How Women Are Affected by Change in Middle Eastern Countries

Category:  News
Thursday, March 24th, 2016 at 7:21 AM
How Women Are Affected by Change in Middle Eastern Countries by Cheyenne Majeed
Baher Ghosheh discussed how Middle Eastern women are affected by changes in their home countries.

On Wednesday March 16, professor and acting chairperson for the geosciences department Baher Ghosheh held a presentation titled “Women in a Changing Middle East,” which examined the socio-economic and changing roles of Muslim women in various Muslim countries. He explained much of what these women experience culturally and socially and how their freedom may be viewed as beneficial.

During the presentation, Ghosheh asked individuals if they could point out only the Muslim women being shown on the slide. It showed two women dressed in garbs, a couple Caucasian women and other women from different backgrounds. Almost the entire room full of people answered back and said the women dressed with the Muslim garbs; the correct answer revealed that all the women were Muslim.

Some of the largest Muslims countries are Indonesia, Pakistan, India, Bangladesh, Nigeria, Turkey and Iran. He stressed that it’s important to understand Arabs and Muslims are two different groups. Ghosheh wanted to make it clear to the audience because those are non-Arab countries and many people assume Arabs and Muslims are the same; they’re different in many ways.

Religion is a large factor to consider in countries like these when it comes to tradition and following rules and regulations. Islam is the second largest religion in the world.

The Muslim women in these countries are subjected to have less freedom, as opposed to the men who have more given rights. Basically, in many cases, women are not treated equally.

On the other hand, Muslim women are beating the United States in one way specifically: presidential status. “We might get our first woman president in the United States, but Muslim countries are way ahead of us. They’ve had women presidents and prime ministers for a long time,” Ghosheh said. Despite this victory, they are still targeted, even by their own kind.

As stated previously, many people have interpreted women dressed in garbs as Muslim. However, a woman who calls herself Muslim dresses in modesty regardless of her background or status.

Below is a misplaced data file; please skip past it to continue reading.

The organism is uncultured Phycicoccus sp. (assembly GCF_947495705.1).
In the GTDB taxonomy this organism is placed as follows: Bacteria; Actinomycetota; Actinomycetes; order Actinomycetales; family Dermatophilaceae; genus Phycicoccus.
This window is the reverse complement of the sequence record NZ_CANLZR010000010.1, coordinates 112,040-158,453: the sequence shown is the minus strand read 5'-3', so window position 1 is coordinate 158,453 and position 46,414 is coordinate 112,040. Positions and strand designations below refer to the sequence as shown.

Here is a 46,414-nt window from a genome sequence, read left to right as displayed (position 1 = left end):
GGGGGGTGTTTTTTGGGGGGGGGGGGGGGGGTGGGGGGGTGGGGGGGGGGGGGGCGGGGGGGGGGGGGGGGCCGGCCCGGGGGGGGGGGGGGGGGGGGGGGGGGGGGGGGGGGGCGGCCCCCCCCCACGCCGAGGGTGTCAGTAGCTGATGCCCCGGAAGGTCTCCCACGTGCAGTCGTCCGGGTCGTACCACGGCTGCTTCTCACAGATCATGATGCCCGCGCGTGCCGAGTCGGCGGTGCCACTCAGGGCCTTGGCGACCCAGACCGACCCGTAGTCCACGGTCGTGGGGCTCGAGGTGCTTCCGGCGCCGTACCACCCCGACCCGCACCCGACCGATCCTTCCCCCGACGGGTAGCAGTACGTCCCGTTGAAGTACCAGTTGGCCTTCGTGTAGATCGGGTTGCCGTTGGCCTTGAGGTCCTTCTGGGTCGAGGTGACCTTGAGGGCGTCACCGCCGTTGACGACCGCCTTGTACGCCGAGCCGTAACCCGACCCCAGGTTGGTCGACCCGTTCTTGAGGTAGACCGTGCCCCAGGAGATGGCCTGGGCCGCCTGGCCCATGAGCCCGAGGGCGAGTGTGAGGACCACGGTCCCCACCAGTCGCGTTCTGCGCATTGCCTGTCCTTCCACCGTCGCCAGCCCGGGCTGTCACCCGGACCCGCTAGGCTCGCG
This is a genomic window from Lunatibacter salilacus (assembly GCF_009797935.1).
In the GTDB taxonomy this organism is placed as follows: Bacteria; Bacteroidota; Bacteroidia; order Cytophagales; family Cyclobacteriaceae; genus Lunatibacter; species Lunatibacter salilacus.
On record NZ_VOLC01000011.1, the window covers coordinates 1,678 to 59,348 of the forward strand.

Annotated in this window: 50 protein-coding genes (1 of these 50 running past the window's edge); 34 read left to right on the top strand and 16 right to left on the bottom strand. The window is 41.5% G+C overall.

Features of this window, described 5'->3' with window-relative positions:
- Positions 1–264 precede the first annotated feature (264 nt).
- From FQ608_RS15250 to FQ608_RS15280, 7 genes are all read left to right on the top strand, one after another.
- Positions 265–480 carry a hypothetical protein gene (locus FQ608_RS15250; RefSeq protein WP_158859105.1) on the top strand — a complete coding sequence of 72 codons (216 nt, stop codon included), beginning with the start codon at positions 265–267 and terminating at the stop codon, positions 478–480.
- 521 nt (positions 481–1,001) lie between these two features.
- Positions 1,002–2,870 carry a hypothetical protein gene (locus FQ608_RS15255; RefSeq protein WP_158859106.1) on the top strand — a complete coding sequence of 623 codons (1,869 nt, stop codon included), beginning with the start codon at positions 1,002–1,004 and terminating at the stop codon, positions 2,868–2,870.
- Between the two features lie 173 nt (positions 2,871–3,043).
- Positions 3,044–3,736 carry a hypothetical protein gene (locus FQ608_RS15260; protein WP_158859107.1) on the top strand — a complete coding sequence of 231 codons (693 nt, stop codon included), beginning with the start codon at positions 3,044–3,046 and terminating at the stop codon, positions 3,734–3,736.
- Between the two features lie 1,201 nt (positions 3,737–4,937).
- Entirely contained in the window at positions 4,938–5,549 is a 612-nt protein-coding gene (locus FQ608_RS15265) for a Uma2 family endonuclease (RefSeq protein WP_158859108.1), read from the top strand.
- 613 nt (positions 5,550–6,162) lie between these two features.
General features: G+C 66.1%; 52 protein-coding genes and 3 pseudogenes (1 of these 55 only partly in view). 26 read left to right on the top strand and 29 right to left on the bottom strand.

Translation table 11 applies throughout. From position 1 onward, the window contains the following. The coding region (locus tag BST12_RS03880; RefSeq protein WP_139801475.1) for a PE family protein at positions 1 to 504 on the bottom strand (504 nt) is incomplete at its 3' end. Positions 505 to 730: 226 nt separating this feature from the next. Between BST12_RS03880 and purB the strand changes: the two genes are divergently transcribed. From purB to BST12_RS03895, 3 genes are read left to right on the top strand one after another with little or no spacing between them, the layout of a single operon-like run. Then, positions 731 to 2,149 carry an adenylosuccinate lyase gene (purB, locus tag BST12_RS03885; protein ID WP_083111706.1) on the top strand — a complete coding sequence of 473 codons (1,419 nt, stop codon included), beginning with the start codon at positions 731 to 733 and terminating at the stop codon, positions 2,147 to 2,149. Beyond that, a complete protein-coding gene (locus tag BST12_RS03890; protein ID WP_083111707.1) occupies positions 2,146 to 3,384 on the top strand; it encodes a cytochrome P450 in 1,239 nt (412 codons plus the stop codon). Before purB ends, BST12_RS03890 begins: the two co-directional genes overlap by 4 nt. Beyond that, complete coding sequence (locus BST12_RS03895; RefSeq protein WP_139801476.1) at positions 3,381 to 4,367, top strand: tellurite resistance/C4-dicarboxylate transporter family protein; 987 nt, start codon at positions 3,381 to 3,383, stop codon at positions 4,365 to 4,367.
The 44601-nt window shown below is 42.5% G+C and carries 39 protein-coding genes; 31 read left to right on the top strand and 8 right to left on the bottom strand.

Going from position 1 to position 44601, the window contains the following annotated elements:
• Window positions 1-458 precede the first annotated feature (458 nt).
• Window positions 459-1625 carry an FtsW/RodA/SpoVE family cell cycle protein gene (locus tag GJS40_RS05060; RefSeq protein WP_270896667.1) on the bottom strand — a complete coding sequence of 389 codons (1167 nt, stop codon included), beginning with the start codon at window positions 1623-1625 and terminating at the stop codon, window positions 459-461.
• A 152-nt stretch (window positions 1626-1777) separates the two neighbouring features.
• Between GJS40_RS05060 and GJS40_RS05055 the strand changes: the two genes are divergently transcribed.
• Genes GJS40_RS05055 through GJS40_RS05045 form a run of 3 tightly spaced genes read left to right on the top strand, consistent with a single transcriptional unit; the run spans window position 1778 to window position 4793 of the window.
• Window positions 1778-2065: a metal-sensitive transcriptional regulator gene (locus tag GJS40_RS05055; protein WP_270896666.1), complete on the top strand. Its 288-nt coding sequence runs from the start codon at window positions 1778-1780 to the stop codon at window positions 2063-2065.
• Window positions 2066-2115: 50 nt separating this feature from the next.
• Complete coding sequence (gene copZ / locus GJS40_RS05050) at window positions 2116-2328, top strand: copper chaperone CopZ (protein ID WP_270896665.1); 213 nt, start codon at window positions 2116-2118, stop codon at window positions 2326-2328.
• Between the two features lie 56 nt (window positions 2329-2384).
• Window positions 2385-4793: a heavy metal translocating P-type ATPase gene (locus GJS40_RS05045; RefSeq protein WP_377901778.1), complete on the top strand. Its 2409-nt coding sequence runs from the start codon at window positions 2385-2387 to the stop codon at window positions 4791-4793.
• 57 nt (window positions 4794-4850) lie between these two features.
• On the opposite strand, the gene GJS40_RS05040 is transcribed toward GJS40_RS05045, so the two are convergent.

“That’s what we see in America and even people who are educated like ourselves are still learning,” said Lisa Chimenti-Foster, an English teacher from Villa Maria Academy.

For a long time women in Turkey could not cover their hair for specific reasons, although granted now they can do so.

Aside from their wardrobe, Muslim women face many challenges. Countries like Saudi Arabia and Afghanistan prohibit women from working, receiving education, driving and shopping. They are to also be seen with a male escort at all times. If they are not and they are attacked in any way, it is considered to be their fault.

“A situation that might not make sense to us in the United States, a girl was gang raped in Saudi Arabia. She was sentenced to six months in jail and 200 lashes. This is the victim,” Ghosheh said. He went on to say, “What was her crime? She was not escorted by a male.”

Now, this all turns back to the interpretation of their religion. Approximately 1,400 years ago Islamic women had more rights than they do today.

“I thought it was one of the most informative things I’ve ever heard. I have read a lot about the nation of Islam, but this guy just broke it down,” said Chimenti-Foster.

There is a glass ceiling in many countries (including the United States), when it comes to women. However, who truly knows what the future holds?

Cheyenne Majeed is a Staff Writer for The Spectator.

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